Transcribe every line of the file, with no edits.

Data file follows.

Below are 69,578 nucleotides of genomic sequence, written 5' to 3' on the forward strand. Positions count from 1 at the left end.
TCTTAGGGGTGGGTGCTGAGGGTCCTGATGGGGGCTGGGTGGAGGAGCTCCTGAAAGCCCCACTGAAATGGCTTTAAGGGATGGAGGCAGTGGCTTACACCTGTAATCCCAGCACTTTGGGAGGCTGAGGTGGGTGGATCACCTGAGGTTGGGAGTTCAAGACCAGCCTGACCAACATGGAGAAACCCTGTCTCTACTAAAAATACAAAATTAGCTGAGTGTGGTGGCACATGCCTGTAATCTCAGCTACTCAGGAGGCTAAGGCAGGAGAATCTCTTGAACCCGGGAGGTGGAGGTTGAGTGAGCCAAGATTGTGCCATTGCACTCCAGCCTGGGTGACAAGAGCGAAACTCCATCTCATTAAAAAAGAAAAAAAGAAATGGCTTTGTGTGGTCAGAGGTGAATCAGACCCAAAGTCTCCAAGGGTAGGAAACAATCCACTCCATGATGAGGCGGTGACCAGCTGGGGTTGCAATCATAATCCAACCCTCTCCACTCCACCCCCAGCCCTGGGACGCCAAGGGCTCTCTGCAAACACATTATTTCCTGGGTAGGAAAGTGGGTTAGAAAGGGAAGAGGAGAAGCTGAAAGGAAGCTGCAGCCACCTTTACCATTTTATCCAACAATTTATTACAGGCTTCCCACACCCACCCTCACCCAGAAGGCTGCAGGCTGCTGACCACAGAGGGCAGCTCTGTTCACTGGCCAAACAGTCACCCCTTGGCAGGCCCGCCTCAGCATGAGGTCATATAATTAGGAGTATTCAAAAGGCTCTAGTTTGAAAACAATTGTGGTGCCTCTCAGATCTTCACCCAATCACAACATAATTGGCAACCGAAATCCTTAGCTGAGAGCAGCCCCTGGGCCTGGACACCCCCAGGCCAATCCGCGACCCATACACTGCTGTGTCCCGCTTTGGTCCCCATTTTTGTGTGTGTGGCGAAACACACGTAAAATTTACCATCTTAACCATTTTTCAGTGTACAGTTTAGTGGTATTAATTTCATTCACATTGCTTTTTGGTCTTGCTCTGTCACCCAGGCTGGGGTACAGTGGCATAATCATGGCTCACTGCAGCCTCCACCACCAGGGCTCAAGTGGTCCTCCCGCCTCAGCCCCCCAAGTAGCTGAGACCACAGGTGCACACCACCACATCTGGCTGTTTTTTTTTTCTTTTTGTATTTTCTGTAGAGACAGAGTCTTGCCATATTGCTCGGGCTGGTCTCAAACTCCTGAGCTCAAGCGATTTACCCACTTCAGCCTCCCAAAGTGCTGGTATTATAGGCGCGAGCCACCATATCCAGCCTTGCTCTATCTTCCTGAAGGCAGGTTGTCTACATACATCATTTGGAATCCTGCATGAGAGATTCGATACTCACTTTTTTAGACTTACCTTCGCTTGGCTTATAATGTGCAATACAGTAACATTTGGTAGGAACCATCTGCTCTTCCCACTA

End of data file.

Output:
Below are 69,578 nucleotides of genomic sequence, written 5' to 3' on the forward strand. Positions count from 1 at the left end.
TCTTAGGGGTGGGTGCTGAGGGTCCTGATGGGGGCTGGGTGGAGGAGCTCCTGAAAGCCCCACTGAAATGGCTTTAAGGGATGGAGGCAGTGGCTTACACCTGTAATCCCAGCACTTTGGGAGGCTGAGGTGGGTGGATCACCTGAGGTTGGGAGTTCAAGACCAGCCTGACCAACATGGAGAAACCCTGTCTCTACTAAAAATACAAAATTAGCTGAGTGTGGTGGCACATGCCTGTAATCTCAGCTACTCAGGAGGCTAAGGCAGGAGAATCTCTTGAACCCGGGAGGTGGAGGTTGAGTGAGCCAAGATTGTGCCATTGCACTCCAGCCTGGGTGACAAGAGCGAAACTCCATCTCATTAAAAAAGAAAAAAAGAAATGGCTTTGTGTGGTCAGAGGTGAATCAGACCCAAAGTCTCCAAGGGTAGGAAACAATCCACTCCATGATGAGGCGGTGACCAGCTGGGGTTGCAATCATAATCCAACCCTCTCCACTCCACCCCCAGCCCTGGGACGCCAAGGGCTCTCTGCAAACACATTATTTCCTGGGTAGGAAAGTGGGTTAGAAAGGGAAGAGGAGAAGCTGAAAGGAAGCTGCAGCCACCTTTACCATTTTATCCAACAATTTATTACAGGCTTCCCACACCCACCCTCACCCAGAAGGCTGCAGGCTGCTGACCACAGAGGGCAGCTCTGTTCACTGGCCAAACAGTCACCCCTTGGCAGGCCCGCCTCAGCATGAGGTCATATAATTAGGAGTATTCAAAAGGCTCTAGTTTGAAAACAATTGTGGTGCCTCTCAGATCTTCACCCAATCACAACATAATTGGCAACCGAAATCCTTAGCTGAGAGCAGCCCCTGGGCCTGGACACCCCCAGGCCAATCCGCGACCCATACACTGCTGTGTCCCGCTTTGGTCCCCATTTTTGTGTGTGTGGCGAAACACACGTAAAATTTACCATCTTAACCATTTTTCAGTGTACAGTTTAGTGGTATTAATTTCATTCACATTGCTTTTTGGTCTTGCTCTGTCACCCAGGCTGGGGTACAGTGGCATAATCATGGCTCACTGCAGCCTCCACCACCAGGGCTCAAGTGGTCCTCCCGCCTCAGCCCCCCAAGTAGCTGAGACCACAGGTGCACACCACCACATCTGGCTGTTTTTTTTTTCTTTTTGTATTTTCTGTAGAGACAGAGTCTTGCCATATTGCTCGGGCTGGTCTCAAACTCCTGAGCTCAAGCGATTTACCCACTTCAGCCTCCCAAAGTGCTGGTATTATAGGCGCGAGCCACCATATCCAGCCTTGCTCTATCTTCCTGAAGGCAGGTTGTCTACATACATCATTTGGAATCCTGCATGAGAGATTCGATACTCACTTTTTTAGACTTACCTTCGCTTGGCTTATAATGTGCAATACAGTAACATTTGGTAGGAACCATCTGCTCTTCCCACTA